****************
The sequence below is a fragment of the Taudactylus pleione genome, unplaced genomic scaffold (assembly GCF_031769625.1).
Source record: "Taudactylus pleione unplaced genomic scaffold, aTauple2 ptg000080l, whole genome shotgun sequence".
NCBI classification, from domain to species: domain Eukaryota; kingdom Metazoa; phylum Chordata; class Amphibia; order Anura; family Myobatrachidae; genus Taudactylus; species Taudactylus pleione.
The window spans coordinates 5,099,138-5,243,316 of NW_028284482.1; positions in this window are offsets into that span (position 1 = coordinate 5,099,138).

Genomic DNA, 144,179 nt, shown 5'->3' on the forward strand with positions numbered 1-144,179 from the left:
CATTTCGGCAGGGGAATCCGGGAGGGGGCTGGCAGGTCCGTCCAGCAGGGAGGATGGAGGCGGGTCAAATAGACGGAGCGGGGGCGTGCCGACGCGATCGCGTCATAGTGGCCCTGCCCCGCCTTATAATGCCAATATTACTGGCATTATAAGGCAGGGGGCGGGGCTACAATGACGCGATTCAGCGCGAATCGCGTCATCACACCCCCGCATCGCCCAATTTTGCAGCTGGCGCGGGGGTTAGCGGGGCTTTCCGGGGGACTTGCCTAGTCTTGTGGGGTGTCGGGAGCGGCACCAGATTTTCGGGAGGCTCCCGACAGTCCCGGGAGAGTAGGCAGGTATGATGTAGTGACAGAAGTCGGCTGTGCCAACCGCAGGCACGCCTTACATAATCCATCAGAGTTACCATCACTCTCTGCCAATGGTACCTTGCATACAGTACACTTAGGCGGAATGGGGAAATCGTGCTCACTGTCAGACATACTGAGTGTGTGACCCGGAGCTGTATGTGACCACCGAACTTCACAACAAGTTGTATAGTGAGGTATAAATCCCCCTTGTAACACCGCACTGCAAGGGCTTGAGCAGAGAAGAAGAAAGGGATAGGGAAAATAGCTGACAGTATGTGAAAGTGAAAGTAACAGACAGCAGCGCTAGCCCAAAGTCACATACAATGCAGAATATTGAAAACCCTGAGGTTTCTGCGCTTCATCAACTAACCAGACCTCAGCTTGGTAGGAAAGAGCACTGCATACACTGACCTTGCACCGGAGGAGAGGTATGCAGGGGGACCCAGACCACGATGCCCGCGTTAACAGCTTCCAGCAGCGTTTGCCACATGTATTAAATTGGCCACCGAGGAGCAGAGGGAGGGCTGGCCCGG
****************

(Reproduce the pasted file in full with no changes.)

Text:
The sequence below is a fragment of the Taudactylus pleione genome, unplaced genomic scaffold (assembly GCF_031769625.1).
Source record: "Taudactylus pleione unplaced genomic scaffold, aTauple2 ptg000080l, whole genome shotgun sequence".
NCBI classification, from domain to species: domain Eukaryota; kingdom Metazoa; phylum Chordata; class Amphibia; order Anura; family Myobatrachidae; genus Taudactylus; species Taudactylus pleione.
The window spans coordinates 5,099,138-5,243,316 of NW_028284482.1; positions in this window are offsets into that span (position 1 = coordinate 5,099,138).

Genomic DNA, 144,179 nt, shown 5'->3' on the forward strand with positions numbered 1-144,179 from the left:
CATTTCGGCAGGGGAATCCGGGAGGGGGCTGGCAGGTCCGTCCAGCAGGGAGGATGGAGGCGGGTCAAATAGACGGAGCGGGGGCGTGCCGACGCGATCGCGTCATAGTGGCCCTGCCCCGCCTTATAATGCCAATATTACTGGCATTATAAGGCAGGGGGCGGGGCTACAATGACGCGATTCAGCGCGAATCGCGTCATCACACCCCCGCATCGCCCAATTTTGCAGCTGGCGCGGGGGTTAGCGGGGCTTTCCGGGGGACTTGCCTAGTCTTGTGGGGTGTCGGGAGCGGCACCAGATTTTCGGGAGGCTCCCGACAGTCCCGGGAGAGTAGGCAGGTATGATGTAGTGACAGAAGTCGGCTGTGCCAACCGCAGGCACGCCTTACATAATCCATCAGAGTTACCATCACTCTCTGCCAATGGTACCTTGCATACAGTACACTTAGGCGGAATGGGGAAATCGTGCTCACTGTCAGACATACTGAGTGTGTGACCCGGAGCTGTATGTGACCACCGAACTTCACAACAAGTTGTATAGTGAGGTATAAATCCCCCTTGTAACACCGCACTGCAAGGGCTTGAGCAGAGAAGAAGAAAGGGATAGGGAAAATAGCTGACAGTATGTGAAAGTGAAAGTAACAGACAGCAGCGCTAGCCCAAAGTCACATACAATGCAGAATATTGAAAACCCTGAGGTTTCTGCGCTTCATCAACTAACCAGACCTCAGCTTGGTAGGAAAGAGCACTGCATACACTGACCTTGCACCGGAGGAGAGGTATGCAGGGGGACCCAGACCACGATGCCCGCGTTAACAGCTTCCAGCAGCGTTTGCCACATGTATTAAATTGGCCACCGAGGAGCAGAGGGAGGGCTGGCCCGG